I have 40 years of evidence that tells me you are making a huge mistake trying to do this on your own. I have some "other advice" I think would be valuable, but you likely will not appreciate it. GET AN ATTORNEY.
It seems you have been rejected for descriptiveness if you are being asked to provide proof of secondary meaning ("secondary source" in your messed up lingo). And you think that needs to be on goods other than those you are trying to register? Not hardly. You say you "understand it to an extent"--yes, that would be to a miniscule extent, i.e. NOT AT ALL.
When in a trademark legal conflict with a trademark examining attorney, you are totally outclassed and outgunned unless you have a trademark attorney working for you. Most of the attorneys that post here can totally outgun and outargue the average trademark examining attorney, but you - well you are at the point where if you don't get an attorney you appear headed for loss of your brand name. Since that is likely a major key to your business, don't you think it might make sense to get an attorney so someone that has a clue what secondary meaning means is responding to the rejection? You are NOT going to get enough hear to avoid hiring an attorney, but you might here find one that can pull your rear out of the frying pan it is in. Get mad at me if you want, but you need someone to knock some sense into you so you get an attorney before you totally screw this up (if you haven't already.)
I am not your lawyer and you are not my client. Free advice here is without recourse and any reliance thereupon is at your sole risk. This is done without compensation as a free public service. I am licensed in IL, MO, TX and I am a Reg. Pat. Atty. so advice in any other jurisdiction is strictly general advice and should be confirmed with an attorney licensed in that jurisdiction.
First, why was the logo rejected - generic? It is difficult to provide specific advice without reading the full Office Action.
Regarding the request to submit evidence, have you used the logo on other products, for example, clothing?
If you have used the logo on other products, do you have advertisements, purchase orders, etc. that show that the logo is associated with your business?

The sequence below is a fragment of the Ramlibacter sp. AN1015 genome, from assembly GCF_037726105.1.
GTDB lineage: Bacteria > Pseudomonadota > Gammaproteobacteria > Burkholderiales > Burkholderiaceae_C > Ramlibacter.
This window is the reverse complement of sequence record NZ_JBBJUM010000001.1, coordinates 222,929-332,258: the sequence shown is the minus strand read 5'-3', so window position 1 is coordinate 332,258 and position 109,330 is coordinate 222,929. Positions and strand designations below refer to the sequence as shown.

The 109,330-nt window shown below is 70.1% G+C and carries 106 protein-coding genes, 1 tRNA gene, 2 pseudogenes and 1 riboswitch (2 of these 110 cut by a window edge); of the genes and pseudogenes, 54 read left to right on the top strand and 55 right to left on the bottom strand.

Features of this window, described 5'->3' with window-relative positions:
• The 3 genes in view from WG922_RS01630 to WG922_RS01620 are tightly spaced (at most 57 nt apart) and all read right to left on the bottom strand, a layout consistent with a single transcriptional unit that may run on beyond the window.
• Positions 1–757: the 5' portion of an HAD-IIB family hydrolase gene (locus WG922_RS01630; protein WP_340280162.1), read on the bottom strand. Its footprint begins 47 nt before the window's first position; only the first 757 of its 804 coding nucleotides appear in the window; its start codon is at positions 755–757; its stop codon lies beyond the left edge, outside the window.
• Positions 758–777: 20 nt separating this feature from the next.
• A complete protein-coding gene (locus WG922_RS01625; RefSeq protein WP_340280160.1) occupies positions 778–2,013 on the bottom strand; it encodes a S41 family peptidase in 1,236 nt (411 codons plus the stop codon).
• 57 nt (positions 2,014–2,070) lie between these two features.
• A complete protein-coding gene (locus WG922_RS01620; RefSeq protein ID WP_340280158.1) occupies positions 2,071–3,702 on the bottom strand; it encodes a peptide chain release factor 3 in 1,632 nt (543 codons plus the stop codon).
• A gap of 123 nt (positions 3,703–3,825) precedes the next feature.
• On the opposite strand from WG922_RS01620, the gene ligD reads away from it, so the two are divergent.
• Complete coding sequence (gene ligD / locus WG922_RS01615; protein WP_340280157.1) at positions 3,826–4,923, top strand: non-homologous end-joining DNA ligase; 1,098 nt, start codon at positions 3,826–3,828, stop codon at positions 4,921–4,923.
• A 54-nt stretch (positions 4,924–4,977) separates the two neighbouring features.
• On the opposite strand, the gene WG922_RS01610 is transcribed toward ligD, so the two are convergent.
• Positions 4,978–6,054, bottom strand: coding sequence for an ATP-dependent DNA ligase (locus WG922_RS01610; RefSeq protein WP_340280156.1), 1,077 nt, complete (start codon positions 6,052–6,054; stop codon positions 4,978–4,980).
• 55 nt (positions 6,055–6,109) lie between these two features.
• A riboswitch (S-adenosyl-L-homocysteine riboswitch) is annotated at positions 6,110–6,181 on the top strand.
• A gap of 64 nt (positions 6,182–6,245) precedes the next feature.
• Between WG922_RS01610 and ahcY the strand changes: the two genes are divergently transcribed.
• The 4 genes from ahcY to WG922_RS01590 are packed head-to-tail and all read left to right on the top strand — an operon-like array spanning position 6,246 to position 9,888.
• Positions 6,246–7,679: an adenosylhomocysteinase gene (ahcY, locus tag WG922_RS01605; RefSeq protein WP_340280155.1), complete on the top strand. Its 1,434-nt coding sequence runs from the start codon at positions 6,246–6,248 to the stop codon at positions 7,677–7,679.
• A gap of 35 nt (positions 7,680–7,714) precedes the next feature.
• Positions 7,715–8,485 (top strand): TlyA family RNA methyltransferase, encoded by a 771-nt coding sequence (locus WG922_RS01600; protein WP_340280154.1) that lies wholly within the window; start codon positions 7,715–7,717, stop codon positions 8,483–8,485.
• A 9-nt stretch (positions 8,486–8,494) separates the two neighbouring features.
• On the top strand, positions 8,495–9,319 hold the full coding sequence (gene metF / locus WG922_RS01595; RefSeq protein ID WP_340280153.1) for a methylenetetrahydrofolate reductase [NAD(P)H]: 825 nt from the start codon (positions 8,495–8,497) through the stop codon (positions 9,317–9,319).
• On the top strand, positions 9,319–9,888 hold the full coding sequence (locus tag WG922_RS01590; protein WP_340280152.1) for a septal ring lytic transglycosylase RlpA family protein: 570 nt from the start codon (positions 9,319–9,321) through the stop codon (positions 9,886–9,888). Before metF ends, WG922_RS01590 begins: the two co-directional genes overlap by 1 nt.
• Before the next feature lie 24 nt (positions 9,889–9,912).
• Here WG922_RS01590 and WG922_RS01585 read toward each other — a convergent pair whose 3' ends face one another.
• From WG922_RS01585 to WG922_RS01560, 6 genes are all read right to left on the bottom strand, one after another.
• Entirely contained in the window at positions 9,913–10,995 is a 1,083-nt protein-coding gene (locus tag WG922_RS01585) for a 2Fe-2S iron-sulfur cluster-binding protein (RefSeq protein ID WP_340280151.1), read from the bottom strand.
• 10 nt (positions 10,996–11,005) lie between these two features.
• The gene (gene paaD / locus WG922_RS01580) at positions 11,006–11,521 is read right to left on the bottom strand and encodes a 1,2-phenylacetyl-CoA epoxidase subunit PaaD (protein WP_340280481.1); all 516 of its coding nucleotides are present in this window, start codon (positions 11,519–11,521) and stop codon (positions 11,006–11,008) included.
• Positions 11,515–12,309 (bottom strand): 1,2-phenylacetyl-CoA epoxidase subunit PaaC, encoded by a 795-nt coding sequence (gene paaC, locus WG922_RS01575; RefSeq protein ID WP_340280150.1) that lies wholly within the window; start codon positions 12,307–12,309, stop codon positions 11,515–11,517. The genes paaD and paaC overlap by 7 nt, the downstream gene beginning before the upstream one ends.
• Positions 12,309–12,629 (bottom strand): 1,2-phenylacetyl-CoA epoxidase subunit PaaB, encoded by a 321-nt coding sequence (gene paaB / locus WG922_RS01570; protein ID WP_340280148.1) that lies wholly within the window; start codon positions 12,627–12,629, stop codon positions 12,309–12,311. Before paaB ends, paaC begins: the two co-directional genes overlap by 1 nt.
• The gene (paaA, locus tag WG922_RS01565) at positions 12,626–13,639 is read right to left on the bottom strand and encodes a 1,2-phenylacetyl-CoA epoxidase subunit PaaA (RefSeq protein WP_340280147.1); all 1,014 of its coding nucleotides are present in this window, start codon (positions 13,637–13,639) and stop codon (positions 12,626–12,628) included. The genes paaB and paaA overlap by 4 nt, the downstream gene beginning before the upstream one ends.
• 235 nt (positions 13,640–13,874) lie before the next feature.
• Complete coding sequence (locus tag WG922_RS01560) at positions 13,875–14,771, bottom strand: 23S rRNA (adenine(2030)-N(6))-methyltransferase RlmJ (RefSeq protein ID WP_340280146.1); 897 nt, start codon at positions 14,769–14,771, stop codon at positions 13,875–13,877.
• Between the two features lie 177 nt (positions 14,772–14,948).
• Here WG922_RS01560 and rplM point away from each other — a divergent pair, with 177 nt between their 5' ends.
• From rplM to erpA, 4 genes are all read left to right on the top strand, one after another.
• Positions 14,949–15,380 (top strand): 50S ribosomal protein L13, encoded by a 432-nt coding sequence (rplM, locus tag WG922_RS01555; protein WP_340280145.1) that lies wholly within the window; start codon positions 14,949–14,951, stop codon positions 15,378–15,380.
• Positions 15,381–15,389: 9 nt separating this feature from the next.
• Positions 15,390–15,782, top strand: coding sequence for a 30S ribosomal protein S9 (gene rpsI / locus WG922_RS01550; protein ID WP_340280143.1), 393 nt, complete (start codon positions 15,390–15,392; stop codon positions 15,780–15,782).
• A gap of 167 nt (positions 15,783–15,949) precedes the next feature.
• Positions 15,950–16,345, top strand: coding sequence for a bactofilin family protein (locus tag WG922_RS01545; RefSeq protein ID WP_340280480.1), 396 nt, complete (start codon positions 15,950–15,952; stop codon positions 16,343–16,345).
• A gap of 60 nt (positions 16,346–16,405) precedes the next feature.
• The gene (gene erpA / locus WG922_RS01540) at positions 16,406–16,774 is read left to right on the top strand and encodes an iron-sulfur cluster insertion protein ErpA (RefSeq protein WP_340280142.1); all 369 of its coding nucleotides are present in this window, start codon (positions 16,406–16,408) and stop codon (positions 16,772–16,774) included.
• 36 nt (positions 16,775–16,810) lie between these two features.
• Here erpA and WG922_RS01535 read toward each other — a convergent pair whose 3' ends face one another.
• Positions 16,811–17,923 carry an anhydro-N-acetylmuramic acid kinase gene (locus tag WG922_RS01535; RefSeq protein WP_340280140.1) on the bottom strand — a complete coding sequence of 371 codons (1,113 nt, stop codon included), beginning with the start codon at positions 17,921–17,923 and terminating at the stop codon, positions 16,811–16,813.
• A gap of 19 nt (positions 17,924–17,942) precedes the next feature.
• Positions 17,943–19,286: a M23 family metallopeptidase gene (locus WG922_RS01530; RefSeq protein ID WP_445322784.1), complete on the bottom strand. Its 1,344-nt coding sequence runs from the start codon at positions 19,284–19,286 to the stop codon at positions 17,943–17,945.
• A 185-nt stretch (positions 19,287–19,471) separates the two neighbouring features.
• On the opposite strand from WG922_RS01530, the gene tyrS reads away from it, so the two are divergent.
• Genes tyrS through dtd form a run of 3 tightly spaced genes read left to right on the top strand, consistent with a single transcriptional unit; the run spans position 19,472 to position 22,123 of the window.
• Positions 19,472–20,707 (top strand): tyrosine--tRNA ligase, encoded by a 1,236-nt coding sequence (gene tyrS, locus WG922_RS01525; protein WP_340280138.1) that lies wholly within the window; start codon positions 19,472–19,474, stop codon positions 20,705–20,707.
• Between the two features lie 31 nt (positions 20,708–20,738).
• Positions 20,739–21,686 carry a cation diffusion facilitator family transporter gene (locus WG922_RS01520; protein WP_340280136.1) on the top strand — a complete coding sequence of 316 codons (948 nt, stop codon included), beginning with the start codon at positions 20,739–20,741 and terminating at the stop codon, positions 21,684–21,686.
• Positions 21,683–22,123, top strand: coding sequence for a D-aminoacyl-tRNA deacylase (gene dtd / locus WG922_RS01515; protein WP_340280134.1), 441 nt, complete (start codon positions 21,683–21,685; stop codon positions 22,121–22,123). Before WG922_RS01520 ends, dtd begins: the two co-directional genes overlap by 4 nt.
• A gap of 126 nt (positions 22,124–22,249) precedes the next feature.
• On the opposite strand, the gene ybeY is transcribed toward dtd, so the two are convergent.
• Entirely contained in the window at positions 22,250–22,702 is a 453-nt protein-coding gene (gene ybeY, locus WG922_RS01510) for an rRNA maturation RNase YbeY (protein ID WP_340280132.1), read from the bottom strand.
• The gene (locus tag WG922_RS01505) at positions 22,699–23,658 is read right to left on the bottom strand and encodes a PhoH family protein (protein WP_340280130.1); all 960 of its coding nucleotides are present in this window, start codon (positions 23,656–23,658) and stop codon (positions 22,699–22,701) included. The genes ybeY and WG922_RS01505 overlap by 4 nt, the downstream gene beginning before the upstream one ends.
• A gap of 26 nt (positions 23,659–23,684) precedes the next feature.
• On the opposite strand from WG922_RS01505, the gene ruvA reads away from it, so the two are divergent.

Attorney Perez properly referred you to the instructions on how to establish that your logo does, in fact, indicate the source of goods or services that you offer to the marketplace rather than simply being a nifty design that you happen to put on stickers and clothes. [Attorney Burdick was wrong to assert that your use of the phrase "secondary source" was an erroneous reference to "secondary meaning." The two concepts are different.]
The problem for you is that it does not appear you use the logo as a source identifier for any products other than stickers and clothes. Those intructions, therefore, won't be of any help to you at all.
IF you submitted a sticker as your specimen of use you could try to submit a new specimen showing the logo as you use it on clothes -- USED AS A MARK, not just displayed as a nifty logo in the center of the shirt.
Those two options are the only ones that I can think of at the moment. If this logo is important to your business -- which it should be if it's the main way that you brand your clothes -- the you have no choice but to hire a trademark attorney. Good luck.
The above response is general information ONLY and is not legal advice, does not form an attorney-client relationship, and should NOT be relied upon to take or refrain from taking any action. I am not your attorney. You should seek the advice of competent counsel before taking any action related to your inquiry.
One example of secondary source is a university that sells t-shirts, mugs, etc. emblazoned with the university logo. The logo on a shirt would be considered ornamental because the university is not considered a source/producer of t-shirts. The university is, however a source of educational services. By showing use of its logo in offering educational services, the university can show a secondary source, allowing the logo to be used as a mark for t-shirts and other goods.